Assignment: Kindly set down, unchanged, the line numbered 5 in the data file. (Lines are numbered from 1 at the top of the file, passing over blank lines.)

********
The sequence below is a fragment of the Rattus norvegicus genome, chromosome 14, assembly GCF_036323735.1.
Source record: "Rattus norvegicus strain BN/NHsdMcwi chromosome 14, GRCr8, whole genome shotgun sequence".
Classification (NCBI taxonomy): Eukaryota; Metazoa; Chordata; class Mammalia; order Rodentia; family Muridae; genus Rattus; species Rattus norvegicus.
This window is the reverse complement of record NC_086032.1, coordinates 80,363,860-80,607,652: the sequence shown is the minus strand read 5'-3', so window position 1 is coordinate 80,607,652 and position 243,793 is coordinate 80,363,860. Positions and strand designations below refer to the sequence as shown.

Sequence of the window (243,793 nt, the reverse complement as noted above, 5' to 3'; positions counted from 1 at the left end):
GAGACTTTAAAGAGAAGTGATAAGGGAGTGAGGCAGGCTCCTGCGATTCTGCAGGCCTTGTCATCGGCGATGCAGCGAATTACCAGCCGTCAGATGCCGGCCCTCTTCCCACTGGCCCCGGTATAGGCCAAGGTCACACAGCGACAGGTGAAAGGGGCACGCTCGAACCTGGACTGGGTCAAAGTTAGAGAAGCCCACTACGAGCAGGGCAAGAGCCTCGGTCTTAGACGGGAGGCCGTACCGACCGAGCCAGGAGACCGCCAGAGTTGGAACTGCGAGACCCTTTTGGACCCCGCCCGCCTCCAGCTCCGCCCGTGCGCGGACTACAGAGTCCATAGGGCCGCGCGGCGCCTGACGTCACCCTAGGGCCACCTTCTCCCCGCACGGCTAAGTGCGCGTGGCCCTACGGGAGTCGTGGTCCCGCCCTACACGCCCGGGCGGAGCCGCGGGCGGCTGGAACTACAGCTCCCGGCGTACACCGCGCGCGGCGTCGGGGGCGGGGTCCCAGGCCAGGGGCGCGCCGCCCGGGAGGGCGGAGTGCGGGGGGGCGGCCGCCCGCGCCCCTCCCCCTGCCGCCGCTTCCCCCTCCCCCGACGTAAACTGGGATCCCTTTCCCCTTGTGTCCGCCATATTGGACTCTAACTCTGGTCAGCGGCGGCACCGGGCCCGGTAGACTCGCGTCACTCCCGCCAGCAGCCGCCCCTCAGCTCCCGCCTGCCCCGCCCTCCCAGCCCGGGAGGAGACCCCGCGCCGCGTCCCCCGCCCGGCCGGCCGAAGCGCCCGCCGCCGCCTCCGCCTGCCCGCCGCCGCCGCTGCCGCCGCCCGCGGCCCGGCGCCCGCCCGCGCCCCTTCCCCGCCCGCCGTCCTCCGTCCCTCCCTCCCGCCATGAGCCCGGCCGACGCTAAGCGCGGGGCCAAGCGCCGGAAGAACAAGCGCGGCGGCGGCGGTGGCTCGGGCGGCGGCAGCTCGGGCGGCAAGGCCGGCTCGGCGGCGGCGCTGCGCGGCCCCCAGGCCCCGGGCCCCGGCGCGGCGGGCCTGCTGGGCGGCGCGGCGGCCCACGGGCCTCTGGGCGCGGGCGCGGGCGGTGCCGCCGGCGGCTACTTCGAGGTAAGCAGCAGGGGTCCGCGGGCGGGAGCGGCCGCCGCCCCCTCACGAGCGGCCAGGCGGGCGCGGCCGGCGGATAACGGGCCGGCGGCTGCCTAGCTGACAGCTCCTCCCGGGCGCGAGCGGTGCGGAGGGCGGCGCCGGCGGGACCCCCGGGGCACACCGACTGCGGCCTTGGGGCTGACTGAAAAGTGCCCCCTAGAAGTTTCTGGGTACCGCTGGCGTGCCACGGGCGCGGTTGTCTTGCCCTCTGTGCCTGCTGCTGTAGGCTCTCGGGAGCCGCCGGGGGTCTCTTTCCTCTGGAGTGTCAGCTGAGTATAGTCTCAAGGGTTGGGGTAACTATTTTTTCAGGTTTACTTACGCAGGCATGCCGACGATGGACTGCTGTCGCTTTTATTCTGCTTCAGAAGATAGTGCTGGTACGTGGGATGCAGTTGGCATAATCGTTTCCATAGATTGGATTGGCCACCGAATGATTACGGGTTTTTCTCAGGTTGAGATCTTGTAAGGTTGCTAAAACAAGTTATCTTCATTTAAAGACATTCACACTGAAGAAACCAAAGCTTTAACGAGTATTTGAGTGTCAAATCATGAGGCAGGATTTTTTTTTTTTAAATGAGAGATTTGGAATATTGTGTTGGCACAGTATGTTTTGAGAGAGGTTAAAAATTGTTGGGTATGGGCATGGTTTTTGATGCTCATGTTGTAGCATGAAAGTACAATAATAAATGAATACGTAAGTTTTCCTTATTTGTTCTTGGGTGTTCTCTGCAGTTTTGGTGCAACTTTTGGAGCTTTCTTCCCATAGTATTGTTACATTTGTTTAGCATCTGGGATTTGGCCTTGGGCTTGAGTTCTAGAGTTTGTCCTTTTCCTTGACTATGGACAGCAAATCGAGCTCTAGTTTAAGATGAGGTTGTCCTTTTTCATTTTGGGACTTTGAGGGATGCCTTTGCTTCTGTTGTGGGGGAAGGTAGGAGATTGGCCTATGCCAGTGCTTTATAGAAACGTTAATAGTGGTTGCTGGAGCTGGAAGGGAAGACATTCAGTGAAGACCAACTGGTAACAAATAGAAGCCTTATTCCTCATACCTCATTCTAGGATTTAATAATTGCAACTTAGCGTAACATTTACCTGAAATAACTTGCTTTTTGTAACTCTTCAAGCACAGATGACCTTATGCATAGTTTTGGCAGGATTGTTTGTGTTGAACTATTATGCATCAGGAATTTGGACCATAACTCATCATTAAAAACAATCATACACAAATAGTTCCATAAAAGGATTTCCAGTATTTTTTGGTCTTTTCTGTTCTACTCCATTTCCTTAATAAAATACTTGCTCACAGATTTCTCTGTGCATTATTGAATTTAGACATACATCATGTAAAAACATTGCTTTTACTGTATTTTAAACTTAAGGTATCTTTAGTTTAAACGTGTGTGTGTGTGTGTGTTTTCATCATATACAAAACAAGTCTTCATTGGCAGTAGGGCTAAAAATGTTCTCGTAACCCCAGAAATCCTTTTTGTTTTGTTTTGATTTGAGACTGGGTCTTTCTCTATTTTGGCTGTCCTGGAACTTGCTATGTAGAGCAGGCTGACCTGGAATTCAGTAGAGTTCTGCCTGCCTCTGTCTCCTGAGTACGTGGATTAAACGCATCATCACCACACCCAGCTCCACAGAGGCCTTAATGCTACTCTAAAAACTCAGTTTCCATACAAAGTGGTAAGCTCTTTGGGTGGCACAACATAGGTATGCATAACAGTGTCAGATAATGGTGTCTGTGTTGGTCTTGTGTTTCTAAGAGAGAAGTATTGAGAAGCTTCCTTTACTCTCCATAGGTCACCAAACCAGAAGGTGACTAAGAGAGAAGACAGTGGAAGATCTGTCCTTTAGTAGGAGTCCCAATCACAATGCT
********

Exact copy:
Sequence of the window (243,793 nt, the reverse complement as noted above, 5' to 3'; positions counted from 1 at the left end):